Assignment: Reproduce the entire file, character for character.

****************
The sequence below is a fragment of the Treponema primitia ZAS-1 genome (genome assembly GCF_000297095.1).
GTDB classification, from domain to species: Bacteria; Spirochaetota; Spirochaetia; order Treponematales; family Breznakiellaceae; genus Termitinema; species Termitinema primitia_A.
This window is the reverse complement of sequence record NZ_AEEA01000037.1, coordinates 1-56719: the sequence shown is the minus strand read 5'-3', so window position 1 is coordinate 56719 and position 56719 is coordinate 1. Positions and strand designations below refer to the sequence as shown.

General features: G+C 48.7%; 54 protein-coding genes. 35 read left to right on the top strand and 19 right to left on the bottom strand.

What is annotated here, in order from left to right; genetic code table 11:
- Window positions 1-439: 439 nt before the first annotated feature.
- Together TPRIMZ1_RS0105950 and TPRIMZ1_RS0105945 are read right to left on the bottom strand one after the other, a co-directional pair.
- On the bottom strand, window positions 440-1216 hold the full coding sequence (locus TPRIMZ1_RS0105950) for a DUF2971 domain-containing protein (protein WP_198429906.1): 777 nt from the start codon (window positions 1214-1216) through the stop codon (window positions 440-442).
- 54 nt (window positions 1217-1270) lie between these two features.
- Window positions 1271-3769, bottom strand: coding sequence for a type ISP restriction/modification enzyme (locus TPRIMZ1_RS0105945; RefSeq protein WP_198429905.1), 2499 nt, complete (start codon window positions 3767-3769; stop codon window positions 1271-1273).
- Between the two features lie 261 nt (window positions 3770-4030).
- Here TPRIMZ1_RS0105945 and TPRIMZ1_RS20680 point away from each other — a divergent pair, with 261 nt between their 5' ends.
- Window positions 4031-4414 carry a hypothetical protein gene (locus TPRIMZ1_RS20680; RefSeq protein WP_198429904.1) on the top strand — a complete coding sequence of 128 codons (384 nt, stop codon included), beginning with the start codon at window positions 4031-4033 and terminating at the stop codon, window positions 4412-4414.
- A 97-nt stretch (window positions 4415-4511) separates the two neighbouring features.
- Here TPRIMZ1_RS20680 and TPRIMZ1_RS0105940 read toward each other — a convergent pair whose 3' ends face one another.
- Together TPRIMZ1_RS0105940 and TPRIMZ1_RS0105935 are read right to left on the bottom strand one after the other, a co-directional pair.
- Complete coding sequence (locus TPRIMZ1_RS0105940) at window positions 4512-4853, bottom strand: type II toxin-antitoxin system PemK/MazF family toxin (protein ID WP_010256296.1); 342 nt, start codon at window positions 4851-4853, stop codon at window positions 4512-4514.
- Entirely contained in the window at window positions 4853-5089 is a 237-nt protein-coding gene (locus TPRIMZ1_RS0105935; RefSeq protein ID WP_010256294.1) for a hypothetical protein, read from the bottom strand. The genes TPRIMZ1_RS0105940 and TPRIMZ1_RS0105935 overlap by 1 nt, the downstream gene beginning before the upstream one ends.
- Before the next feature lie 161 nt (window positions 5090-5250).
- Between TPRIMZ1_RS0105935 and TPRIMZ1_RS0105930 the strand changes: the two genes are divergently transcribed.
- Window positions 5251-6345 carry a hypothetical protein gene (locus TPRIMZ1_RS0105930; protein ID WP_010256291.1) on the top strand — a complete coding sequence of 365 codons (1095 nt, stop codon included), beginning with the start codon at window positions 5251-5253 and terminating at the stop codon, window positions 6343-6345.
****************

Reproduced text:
The sequence below is a fragment of the Treponema primitia ZAS-1 genome (genome assembly GCF_000297095.1).
GTDB classification, from domain to species: Bacteria; Spirochaetota; Spirochaetia; order Treponematales; family Breznakiellaceae; genus Termitinema; species Termitinema primitia_A.
This window is the reverse complement of sequence record NZ_AEEA01000037.1, coordinates 1-56719: the sequence shown is the minus strand read 5'-3', so window position 1 is coordinate 56719 and position 56719 is coordinate 1. Positions and strand designations below refer to the sequence as shown.

General features: G+C 48.7%; 54 protein-coding genes. 35 read left to right on the top strand and 19 right to left on the bottom strand.

What is annotated here, in order from left to right; genetic code table 11:
- Window positions 1-439: 439 nt before the first annotated feature.
- Together TPRIMZ1_RS0105950 and TPRIMZ1_RS0105945 are read right to left on the bottom strand one after the other, a co-directional pair.
- On the bottom strand, window positions 440-1216 hold the full coding sequence (locus TPRIMZ1_RS0105950) for a DUF2971 domain-containing protein (protein WP_198429906.1): 777 nt from the start codon (window positions 1214-1216) through the stop codon (window positions 440-442).
- 54 nt (window positions 1217-1270) lie between these two features.
- Window positions 1271-3769, bottom strand: coding sequence for a type ISP restriction/modification enzyme (locus TPRIMZ1_RS0105945; RefSeq protein WP_198429905.1), 2499 nt, complete (start codon window positions 3767-3769; stop codon window positions 1271-1273).
- Between the two features lie 261 nt (window positions 3770-4030).
- Here TPRIMZ1_RS0105945 and TPRIMZ1_RS20680 point away from each other — a divergent pair, with 261 nt between their 5' ends.
- Window positions 4031-4414 carry a hypothetical protein gene (locus TPRIMZ1_RS20680; RefSeq protein WP_198429904.1) on the top strand — a complete coding sequence of 128 codons (384 nt, stop codon included), beginning with the start codon at window positions 4031-4033 and terminating at the stop codon, window positions 4412-4414.
- A 97-nt stretch (window positions 4415-4511) separates the two neighbouring features.
- Here TPRIMZ1_RS20680 and TPRIMZ1_RS0105940 read toward each other — a convergent pair whose 3' ends face one another.
- Together TPRIMZ1_RS0105940 and TPRIMZ1_RS0105935 are read right to left on the bottom strand one after the other, a co-directional pair.
- Complete coding sequence (locus TPRIMZ1_RS0105940) at window positions 4512-4853, bottom strand: type II toxin-antitoxin system PemK/MazF family toxin (protein ID WP_010256296.1); 342 nt, start codon at window positions 4851-4853, stop codon at window positions 4512-4514.
- Entirely contained in the window at window positions 4853-5089 is a 237-nt protein-coding gene (locus TPRIMZ1_RS0105935; RefSeq protein ID WP_010256294.1) for a hypothetical protein, read from the bottom strand. The genes TPRIMZ1_RS0105940 and TPRIMZ1_RS0105935 overlap by 1 nt, the downstream gene beginning before the upstream one ends.
- Before the next feature lie 161 nt (window positions 5090-5250).
- Between TPRIMZ1_RS0105935 and TPRIMZ1_RS0105930 the strand changes: the two genes are divergently transcribed.
- Window positions 5251-6345 carry a hypothetical protein gene (locus TPRIMZ1_RS0105930; protein ID WP_010256291.1) on the top strand — a complete coding sequence of 365 codons (1095 nt, stop codon included), beginning with the start codon at window positions 5251-5253 and terminating at the stop codon, window positions 6343-6345.